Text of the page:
Mention the name "Boeing" today and images of giant airliners whisking hundreds of passengers through the sky at speeds in excess of 500 mph come to mind. Between the wars, however, Boeing was a major supplier of fighter aircraft to the Army, Navy and Marine Corps.
The P-12E was the ultimate Air Corps biplane fighter.
Unlike earlier variants, it featured an all-metal fuselage and tail group but the wooden wings remained fabric covered. The Army ordered 135 P-12E's on 3 March 1931. The aircraft made its first flight on 15 October 1931. Only 110 P-12Es were delivered; the other 25 were completed as F models, with a slightly more powerful engine.
Boeing sold the P-12E prototype (company designation Mode1218) to China. There it became the only member of the P-12 family to see combat, flown by an American mercenary. By the late thirties, the P-12 had been replaced in front-line service by the Boeing P-26, the Seversky P-35 and the Curtiss P-36.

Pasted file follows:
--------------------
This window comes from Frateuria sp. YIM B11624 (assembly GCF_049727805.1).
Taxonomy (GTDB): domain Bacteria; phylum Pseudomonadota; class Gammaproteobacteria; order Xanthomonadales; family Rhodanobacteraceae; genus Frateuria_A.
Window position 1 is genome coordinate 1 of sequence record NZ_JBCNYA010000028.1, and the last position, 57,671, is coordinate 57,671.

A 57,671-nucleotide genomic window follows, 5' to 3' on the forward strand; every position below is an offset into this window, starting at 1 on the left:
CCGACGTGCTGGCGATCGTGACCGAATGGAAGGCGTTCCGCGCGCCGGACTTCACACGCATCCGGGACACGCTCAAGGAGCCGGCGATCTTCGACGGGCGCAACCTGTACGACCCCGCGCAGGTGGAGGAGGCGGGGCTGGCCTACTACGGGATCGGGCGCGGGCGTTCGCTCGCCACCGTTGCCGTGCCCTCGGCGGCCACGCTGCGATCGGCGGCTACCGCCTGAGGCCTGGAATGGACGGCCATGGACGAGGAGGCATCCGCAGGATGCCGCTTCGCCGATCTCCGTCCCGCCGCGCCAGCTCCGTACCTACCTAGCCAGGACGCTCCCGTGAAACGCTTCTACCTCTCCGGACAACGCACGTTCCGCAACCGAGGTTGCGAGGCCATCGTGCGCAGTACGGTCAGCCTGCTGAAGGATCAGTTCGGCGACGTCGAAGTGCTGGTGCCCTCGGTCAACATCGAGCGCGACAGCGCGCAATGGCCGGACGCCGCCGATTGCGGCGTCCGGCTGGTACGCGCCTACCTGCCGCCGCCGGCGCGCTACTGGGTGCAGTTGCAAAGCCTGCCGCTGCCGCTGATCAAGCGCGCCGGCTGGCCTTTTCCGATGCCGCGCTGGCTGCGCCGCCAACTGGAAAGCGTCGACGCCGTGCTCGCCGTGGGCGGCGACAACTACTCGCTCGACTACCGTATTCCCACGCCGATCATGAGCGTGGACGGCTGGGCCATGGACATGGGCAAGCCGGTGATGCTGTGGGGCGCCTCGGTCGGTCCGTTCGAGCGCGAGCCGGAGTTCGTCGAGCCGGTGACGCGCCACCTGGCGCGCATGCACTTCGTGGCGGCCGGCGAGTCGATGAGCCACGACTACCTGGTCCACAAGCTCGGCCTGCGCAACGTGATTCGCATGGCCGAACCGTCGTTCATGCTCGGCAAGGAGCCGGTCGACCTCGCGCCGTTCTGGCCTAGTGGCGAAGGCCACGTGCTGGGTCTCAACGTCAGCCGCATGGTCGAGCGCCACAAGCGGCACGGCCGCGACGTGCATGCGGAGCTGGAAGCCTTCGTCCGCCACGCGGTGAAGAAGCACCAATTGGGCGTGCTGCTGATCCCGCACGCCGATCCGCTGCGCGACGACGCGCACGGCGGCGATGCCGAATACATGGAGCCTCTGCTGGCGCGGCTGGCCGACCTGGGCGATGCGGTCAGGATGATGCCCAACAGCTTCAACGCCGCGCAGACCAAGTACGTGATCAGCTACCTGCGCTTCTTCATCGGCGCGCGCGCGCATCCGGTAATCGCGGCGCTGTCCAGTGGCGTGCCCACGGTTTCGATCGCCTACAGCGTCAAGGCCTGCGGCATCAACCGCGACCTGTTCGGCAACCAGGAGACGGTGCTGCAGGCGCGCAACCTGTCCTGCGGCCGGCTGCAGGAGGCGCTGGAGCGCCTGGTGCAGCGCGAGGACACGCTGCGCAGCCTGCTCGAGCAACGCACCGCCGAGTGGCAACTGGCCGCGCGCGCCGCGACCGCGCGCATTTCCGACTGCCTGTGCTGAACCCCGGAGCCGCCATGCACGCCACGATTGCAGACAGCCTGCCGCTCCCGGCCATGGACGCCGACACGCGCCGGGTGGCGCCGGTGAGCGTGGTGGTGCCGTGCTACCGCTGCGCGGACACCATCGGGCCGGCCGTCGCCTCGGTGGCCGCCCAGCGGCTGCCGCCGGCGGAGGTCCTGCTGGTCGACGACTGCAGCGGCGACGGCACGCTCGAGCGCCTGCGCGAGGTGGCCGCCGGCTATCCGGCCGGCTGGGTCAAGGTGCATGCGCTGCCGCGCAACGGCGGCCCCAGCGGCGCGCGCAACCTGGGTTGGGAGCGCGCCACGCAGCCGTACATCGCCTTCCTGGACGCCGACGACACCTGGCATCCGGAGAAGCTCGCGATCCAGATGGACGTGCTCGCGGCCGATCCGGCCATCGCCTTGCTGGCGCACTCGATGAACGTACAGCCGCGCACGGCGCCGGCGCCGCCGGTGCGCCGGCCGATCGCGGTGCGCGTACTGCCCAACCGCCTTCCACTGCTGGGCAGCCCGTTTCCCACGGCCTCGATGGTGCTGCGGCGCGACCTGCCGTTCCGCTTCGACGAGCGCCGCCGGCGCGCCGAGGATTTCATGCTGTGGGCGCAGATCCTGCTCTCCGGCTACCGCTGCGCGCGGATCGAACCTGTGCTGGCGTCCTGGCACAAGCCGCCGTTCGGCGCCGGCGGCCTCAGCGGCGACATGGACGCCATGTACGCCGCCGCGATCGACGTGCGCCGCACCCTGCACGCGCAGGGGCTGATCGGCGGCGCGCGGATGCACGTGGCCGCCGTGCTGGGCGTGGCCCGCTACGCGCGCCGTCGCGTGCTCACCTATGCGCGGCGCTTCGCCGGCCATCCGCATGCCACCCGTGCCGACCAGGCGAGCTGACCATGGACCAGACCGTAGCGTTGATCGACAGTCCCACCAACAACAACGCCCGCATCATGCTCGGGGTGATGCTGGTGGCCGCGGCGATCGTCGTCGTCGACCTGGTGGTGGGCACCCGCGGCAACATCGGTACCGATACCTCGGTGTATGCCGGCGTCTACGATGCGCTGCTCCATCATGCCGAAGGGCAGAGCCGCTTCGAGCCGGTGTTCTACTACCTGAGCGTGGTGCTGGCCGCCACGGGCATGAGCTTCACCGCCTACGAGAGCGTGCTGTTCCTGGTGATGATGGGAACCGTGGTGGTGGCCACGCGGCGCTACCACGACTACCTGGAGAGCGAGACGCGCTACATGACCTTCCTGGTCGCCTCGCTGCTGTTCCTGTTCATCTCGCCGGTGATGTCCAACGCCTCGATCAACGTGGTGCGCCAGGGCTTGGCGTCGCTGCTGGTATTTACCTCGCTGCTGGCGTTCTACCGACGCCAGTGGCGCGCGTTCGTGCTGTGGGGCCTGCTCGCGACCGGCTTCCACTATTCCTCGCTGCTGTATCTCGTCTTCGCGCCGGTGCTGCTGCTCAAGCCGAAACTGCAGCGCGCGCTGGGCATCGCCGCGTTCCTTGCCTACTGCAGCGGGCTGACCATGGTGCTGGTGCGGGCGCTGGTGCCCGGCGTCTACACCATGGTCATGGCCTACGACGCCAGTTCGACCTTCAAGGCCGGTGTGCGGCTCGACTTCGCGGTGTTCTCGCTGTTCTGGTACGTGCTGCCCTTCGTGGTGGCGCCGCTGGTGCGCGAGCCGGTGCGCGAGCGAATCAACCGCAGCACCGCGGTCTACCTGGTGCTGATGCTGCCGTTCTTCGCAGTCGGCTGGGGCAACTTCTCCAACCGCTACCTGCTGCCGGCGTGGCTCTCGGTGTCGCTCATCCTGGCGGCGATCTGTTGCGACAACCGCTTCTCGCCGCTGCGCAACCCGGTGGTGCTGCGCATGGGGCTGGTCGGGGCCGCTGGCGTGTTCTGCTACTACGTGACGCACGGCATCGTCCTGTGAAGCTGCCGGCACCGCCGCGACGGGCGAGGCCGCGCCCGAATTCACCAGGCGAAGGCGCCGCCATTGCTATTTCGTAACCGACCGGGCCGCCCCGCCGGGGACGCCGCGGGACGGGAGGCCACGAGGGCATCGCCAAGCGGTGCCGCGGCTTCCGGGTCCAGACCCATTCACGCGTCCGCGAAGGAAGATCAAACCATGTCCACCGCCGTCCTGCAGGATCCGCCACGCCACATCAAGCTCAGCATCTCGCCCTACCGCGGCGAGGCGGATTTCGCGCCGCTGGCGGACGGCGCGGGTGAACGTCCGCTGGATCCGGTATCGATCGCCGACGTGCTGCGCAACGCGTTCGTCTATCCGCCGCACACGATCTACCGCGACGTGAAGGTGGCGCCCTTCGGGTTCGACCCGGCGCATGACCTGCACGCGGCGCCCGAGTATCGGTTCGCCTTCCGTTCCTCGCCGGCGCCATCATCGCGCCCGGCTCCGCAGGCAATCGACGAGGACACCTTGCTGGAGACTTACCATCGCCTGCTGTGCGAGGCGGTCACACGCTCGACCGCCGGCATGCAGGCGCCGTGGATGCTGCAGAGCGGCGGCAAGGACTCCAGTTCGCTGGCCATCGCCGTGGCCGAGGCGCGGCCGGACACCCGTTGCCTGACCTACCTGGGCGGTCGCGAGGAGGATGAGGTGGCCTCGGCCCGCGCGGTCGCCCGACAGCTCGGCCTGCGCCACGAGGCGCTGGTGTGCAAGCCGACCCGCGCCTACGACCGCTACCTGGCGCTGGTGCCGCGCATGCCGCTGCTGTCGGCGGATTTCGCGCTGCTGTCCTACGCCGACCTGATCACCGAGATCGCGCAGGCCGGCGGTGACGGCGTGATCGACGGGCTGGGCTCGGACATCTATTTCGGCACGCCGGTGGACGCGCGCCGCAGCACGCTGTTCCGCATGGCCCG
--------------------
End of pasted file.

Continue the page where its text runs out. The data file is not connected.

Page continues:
The Museum's aircraft is one of only two known survivors. It is painted to represent a Navy F4B-3, a close cousin of the P-12E.
Served both the U.S. Army Air Corps (P-12) and U.S. Navy (F4B) from 1929 until 1932.
Status: Static Display
Manufacturer: Boeing Aircraft Company
Registration Number: N3360G
Max T/O Weight: 2,690 lb.
Span: 30 ft. 0 in.
Length: 20 ft. 3 in.
Height: 9 ft. 0 in.
Maximum Speed: 189 mph
Cruise Speed: 160 mph
Rate of Climb: 2,080 ft/min
Power Plant: 1 x Pratt & Whitney R-1340-17 Wasp 9-cylinder air-cooled radial engine, 500 hp.
Range: 570 miles
Service Ceiling: 26,300 ft.
Armament: One 0.30-cal machine gun, and one .50-cal machine gun